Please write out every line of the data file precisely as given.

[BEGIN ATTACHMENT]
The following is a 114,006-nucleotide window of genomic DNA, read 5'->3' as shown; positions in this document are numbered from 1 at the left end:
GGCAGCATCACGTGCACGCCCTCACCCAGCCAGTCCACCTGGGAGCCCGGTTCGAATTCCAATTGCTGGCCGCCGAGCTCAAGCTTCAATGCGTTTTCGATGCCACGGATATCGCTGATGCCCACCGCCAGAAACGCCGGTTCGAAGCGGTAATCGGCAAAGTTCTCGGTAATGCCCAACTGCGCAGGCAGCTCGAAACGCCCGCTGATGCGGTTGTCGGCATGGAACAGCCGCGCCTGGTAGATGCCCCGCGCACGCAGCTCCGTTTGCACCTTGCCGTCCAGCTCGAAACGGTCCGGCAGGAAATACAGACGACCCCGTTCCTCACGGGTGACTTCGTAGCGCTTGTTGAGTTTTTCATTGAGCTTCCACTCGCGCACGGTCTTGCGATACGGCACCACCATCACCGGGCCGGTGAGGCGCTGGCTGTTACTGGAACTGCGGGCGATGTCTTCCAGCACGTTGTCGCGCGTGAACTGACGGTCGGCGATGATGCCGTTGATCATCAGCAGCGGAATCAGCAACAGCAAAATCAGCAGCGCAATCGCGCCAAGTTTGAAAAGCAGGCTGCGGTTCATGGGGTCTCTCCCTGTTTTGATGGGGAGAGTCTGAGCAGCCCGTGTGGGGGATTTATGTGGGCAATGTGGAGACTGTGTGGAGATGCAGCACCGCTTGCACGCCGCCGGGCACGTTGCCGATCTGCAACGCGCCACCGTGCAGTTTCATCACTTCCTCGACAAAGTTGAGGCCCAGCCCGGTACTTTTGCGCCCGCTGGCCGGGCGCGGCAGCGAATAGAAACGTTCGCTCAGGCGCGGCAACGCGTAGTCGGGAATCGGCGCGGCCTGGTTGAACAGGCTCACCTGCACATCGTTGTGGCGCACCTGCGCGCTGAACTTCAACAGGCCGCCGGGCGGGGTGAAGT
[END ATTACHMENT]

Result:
The following is a 114,006-nucleotide window of genomic DNA, read 5'->3' as shown; positions in this document are numbered from 1 at the left end:
GGCAGCATCACGTGCACGCCCTCACCCAGCCAGTCCACCTGGGAGCCCGGTTCGAATTCCAATTGCTGGCCGCCGAGCTCAAGCTTCAATGCGTTTTCGATGCCACGGATATCGCTGATGCCCACCGCCAGAAACGCCGGTTCGAAGCGGTAATCGGCAAAGTTCTCGGTAATGCCCAACTGCGCAGGCAGCTCGAAACGCCCGCTGATGCGGTTGTCGGCATGGAACAGCCGCGCCTGGTAGATGCCCCGCGCACGCAGCTCCGTTTGCACCTTGCCGTCCAGCTCGAAACGGTCCGGCAGGAAATACAGACGACCCCGTTCCTCACGGGTGACTTCGTAGCGCTTGTTGAGTTTTTCATTGAGCTTCCACTCGCGCACGGTCTTGCGATACGGCACCACCATCACCGGGCCGGTGAGGCGCTGGCTGTTACTGGAACTGCGGGCGATGTCTTCCAGCACGTTGTCGCGCGTGAACTGACGGTCGGCGATGATGCCGTTGATCATCAGCAGCGGAATCAGCAACAGCAAAATCAGCAGCGCAATCGCGCCAAGTTTGAAAAGCAGGCTGCGGTTCATGGGGTCTCTCCCTGTTTTGATGGGGAGAGTCTGAGCAGCCCGTGTGGGGGATTTATGTGGGCAATGTGGAGACTGTGTGGAGATGCAGCACCGCTTGCACGCCGCCGGGCACGTTGCCGATCTGCAACGCGCCACCGTGCAGTTTCATCACTTCCTCGACAAAGTTGAGGCCCAGCCCGGTACTTTTGCGCCCGCTGGCCGGGCGCGGCAGCGAATAGAAACGTTCGCTCAGGCGCGGCAACGCGTAGTCGGGAATCGGCGCGGCCTGGTTGAACAGGCTCACCTGCACATCGTTGTGGCGCACCTGCGCGCTGAACTTCAACAGGCCGCCGGGCGGGGTGAAGT